Jay Greeson

The TFP's business team had a story earlier this week on the worst toys of this holiday season.

The list was dotted with potentially "dangerous toys," and high on that list is a super-charged Nerf gun. Somehow Ralphie wanting a Nerf gun rather than a Red Rider BB gun and getting taunted about shooting his eye out with a spongey Nerf bullet does not have the same romanticism.

That said, some of the names of toys on the "worst list" are downright terrifying. There's Spike the Motorized Hedge Hog for kids 18 months and older. Uh, no thanks.

Or the Nickelodeon Frozen Treat Slime, which looks like a frozen dessert, not unlike mint chocolate chip ice cream, but is not intended for ingestion and has a "harmful chemicals" warning on the label.

Were the Asbestos Bake Oven or the Tick Farm already taken? It's pretty clear that the folks who crafted some of these toys do not have kids.


A different time

For those of us of a certain age, dangerous toys came not with a warning on the box as much as a stern warning not to break anything.

Here is a list of toys we had and enjoyed back in the day that would fare way worse in the eyes of kids today:

> A stick. Be it a sword or a bat or a machine gun, we all played with a stick. (And yes, we played with stones, too, and yes, they both could break bones.)

> A can. Friends, if you did not play kick the can in your neighborhood, well then your childhood was not complete. And easily the best memory of every game of kick the can was ending the game with one final player hiding and not telling other players so they spent another 30 minutes under a bush in your backyard before figuring it out.

> Lawn darts. Seriously, kids, ask your parents — heck, your crazy uncle may still have some of these deadly spears in the garage — about how we'd get out there and start playing with these javelins in a game of darts or golf. And then how it turned into Lawn Darts Dodgeball. Wait, never mind that.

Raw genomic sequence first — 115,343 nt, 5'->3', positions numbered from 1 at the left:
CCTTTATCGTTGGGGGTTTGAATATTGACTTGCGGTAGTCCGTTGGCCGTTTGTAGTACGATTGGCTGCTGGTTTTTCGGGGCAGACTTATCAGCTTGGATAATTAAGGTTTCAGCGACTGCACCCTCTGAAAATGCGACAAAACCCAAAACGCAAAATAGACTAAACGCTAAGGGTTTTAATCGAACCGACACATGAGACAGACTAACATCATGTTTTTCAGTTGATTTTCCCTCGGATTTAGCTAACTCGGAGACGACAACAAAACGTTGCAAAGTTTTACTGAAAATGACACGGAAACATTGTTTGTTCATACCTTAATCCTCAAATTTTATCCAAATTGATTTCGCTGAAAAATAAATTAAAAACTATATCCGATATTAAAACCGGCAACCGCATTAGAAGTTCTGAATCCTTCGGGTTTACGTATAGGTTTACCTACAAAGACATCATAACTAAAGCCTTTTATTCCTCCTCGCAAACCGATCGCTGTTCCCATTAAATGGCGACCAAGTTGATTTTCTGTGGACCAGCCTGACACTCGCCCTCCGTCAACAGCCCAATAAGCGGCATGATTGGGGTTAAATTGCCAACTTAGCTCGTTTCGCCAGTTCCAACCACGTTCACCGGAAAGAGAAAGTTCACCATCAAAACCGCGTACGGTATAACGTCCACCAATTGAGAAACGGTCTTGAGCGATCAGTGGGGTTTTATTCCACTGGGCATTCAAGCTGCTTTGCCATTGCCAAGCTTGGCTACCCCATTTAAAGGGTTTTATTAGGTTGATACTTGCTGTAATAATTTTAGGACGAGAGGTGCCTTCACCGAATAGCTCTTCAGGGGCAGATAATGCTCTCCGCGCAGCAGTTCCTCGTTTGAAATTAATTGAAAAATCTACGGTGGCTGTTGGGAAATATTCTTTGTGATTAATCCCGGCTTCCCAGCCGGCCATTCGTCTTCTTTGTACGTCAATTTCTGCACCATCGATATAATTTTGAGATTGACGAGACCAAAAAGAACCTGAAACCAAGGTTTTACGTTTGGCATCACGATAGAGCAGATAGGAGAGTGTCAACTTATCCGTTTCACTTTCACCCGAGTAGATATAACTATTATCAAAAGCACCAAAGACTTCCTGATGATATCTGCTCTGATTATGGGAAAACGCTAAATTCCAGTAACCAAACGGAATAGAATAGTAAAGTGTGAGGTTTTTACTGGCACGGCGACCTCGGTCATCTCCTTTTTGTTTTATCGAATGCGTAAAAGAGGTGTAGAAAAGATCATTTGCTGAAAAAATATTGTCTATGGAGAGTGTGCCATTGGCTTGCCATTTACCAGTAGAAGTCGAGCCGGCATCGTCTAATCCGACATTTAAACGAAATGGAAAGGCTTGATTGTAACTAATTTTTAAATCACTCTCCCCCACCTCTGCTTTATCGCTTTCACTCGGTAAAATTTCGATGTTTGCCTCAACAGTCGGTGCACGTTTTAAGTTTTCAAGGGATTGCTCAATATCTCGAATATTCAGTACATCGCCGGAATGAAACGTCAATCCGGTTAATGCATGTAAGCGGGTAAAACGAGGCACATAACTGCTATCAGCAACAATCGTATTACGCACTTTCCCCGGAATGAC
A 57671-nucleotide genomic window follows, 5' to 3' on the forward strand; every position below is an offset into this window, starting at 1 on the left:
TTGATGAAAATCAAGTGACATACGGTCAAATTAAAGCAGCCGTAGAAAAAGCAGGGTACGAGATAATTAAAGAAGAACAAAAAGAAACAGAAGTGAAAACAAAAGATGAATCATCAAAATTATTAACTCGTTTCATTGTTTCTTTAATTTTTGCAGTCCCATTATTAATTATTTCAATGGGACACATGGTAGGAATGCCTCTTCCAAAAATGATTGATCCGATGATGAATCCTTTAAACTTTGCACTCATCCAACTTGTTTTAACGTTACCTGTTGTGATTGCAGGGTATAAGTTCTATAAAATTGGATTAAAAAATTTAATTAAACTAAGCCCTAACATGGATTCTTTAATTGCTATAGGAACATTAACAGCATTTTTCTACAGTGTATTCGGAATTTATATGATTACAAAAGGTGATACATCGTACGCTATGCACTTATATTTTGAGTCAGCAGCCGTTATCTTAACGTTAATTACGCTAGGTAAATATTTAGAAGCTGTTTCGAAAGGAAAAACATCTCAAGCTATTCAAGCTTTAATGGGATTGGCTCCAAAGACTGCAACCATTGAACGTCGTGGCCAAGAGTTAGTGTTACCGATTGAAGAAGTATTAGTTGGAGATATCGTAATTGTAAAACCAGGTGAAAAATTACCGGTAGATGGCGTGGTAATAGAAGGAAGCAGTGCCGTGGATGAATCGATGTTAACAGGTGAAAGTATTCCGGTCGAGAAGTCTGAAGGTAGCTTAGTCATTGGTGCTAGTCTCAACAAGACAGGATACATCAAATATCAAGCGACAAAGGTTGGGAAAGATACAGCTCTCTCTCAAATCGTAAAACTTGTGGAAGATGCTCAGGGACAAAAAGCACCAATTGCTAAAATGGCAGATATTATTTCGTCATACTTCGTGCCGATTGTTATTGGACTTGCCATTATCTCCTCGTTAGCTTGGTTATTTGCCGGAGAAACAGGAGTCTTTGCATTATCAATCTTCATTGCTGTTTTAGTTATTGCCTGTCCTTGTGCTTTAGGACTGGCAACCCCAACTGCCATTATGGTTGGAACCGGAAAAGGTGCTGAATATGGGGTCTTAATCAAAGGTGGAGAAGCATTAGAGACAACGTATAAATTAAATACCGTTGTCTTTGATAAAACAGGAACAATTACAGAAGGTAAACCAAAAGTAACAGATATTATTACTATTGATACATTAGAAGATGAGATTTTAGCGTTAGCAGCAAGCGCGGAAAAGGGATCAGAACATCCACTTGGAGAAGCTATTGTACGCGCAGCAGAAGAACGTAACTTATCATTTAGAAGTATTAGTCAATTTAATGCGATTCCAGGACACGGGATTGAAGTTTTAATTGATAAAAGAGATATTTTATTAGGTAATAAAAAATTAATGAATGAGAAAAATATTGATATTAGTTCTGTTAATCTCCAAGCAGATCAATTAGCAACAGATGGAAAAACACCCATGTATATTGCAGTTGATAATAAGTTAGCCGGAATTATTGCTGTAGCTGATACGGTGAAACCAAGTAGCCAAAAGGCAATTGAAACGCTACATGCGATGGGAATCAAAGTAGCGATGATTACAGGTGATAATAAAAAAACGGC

Obit observations

We are close to Thanksgiving, and we all have things to be thankful for, whether we realize it or not.

Sometimes those reminders to be thankful come through life-changing pain.

Which brings us to Obit Observations, and coming off the 21 Veterans Salute this paper did earlier this month, the pick was rather clear.

James Johnson died Wednesday, and the 1943 Soddy-Daisy High School graduate was 94.

He served in the U.S. Army from September 1943 — about four months after graduating high school, mind you — to December 1945 and received a Purple Heart and four Bronze Stars, among other honors, according to the obituary.

And while that screams to another time of sacrifice and patriotism, the fact that Johnson was the last living of 12 children — and all of their spouses — born to Isaac and Stella Johnson screams of the ties, the joys and sorrows of family.


Obit observations, part II

OK, this one was online and is not exactly the run-of-the-mill version of our Saturday chats.

Tim Tebow, the former Florida quarterback and NFL first-round pick, said goodbye to his dog Bronco earlier this week. And the emotional goodbye went viral.

If you have ever been in that situation, you can share Tebow's anguish. When I held our first family dog Grayson as he was put down, well, it turned me into a bawling kid.

In fact, let's try something. If you want to offer an obit for your dog — sorry, no cats allowed — send it to me at, and we'll see if there are some dog obit observations we can share.

Contact Jay Greeson at